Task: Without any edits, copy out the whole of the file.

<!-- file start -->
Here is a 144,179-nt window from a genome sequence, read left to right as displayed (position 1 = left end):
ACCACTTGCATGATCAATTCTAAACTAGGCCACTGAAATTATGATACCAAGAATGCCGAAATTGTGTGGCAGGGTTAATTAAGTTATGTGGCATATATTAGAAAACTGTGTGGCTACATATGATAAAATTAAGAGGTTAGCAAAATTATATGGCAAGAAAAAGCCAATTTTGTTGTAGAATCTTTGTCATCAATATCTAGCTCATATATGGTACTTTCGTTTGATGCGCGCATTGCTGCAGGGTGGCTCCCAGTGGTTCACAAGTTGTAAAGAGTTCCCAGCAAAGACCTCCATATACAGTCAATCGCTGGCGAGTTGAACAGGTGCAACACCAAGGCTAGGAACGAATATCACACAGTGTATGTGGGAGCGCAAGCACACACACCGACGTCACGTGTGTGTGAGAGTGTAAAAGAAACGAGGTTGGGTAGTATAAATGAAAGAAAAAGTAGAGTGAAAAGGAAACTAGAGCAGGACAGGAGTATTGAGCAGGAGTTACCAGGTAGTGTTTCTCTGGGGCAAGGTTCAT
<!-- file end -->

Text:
Here is a 144,179-nt window from a genome sequence, read left to right as displayed (position 1 = left end):
ACCACTTGCATGATCAATTCTAAACTAGGCCACTGAAATTATGATACCAAGAATGCCGAAATTGTGTGGCAGGGTTAATTAAGTTATGTGGCATATATTAGAAAACTGTGTGGCTACATATGATAAAATTAAGAGGTTAGCAAAATTATATGGCAAGAAAAAGCCAATTTTGTTGTAGAATCTTTGTCATCAATATCTAGCTCATATATGGTACTTTCGTTTGATGCGCGCATTGCTGCAGGGTGGCTCCCAGTGGTTCACAAGTTGTAAAGAGTTCCCAGCAAAGACCTCCATATACAGTCAATCGCTGGCGAGTTGAACAGGTGCAACACCAAGGCTAGGAACGAATATCACACAGTGTATGTGGGAGCGCAAGCACACACACCGACGTCACGTGTGTGTGAGAGTGTAAAAGAAACGAGGTTGGGTAGTATAAATGAAAGAAAAAGTAGAGTGAAAAGGAAACTAGAGCAGGACAGGAGTATTGAGCAGGAGTTACCAGGTAGTGTTTCTCTGGGGCAAGGTTCAT